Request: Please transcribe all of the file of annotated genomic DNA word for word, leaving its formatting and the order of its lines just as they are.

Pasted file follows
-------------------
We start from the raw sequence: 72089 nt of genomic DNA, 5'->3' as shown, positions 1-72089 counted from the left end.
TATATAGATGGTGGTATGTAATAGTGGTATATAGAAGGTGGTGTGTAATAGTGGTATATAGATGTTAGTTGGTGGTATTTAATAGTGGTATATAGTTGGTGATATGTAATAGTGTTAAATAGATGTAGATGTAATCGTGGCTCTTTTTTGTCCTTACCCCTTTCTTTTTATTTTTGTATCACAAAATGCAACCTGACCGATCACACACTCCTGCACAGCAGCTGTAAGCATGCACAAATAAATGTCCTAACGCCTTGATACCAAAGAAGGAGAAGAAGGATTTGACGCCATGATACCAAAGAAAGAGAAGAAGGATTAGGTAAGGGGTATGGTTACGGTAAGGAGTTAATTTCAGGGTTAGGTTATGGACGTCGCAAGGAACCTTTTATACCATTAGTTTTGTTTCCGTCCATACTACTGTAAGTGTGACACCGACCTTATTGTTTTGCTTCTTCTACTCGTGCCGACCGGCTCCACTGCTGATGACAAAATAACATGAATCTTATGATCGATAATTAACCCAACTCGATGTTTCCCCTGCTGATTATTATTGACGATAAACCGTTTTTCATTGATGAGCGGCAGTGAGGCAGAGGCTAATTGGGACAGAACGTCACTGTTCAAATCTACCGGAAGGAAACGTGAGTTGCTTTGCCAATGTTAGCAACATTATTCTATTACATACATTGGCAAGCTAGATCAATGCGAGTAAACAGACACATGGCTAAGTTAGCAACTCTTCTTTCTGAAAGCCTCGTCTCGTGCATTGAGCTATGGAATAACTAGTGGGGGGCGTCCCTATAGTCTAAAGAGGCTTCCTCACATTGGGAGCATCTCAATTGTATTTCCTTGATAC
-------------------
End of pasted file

We start from the raw sequence: 72089 nt of genomic DNA, 5'->3' as shown, positions 1-72089 counted from the left end.
TATATAGATGGTGGTATGTAATAGTGGTATATAGAAGGTGGTGTGTAATAGTGGTATATAGATGTTAGTTGGTGGTATTTAATAGTGGTATATAGTTGGTGATATGTAATAGTGTTAAATAGATGTAGATGTAATCGTGGCTCTTTTTTGTCCTTACCCCTTTCTTTTTATTTTTGTATCACAAAATGCAACCTGACCGATCACACACTCCTGCACAGCAGCTGTAAGCATGCACAAATAAATGTCCTAACGCCTTGATACCAAAGAAGGAGAAGAAGGATTTGACGCCATGATACCAAAGAAAGAGAAGAAGGATTAGGTAAGGGGTATGGTTACGGTAAGGAGTTAATTTCAGGGTTAGGTTATGGACGTCGCAAGGAACCTTTTATACCATTAGTTTTGTTTCCGTCCATACTACTGTAAGTGTGACACCGACCTTATTGTTTTGCTTCTTCTACTCGTGCCGACCGGCTCCACTGCTGATGACAAAATAACATGAATCTTATGATCGATAATTAACCCAACTCGATGTTTCCCCTGCTGATTATTATTGACGATAAACCGTTTTTCATTGATGAGCGGCAGTGAGGCAGAGGCTAATTGGGACAGAACGTCACTGTTCAAATCTACCGGAAGGAAACGTGAGTTGCTTTGCCAATGTTAGCAACATTATTCTATTACATACATTGGCAAGCTAGATCAATGCGAGTAAACAGACACATGGCTAAGTTAGCAACTCTTCTTTCTGAAAGCCTCGTCTCGTGCATTGAGCTATGGAATAACTAGTGGGGGGCGTCCCTATAGTCTAAAGAGGCTTCCTCACATTGGGAGCATCTCAATTGTATTTCCTTGATAC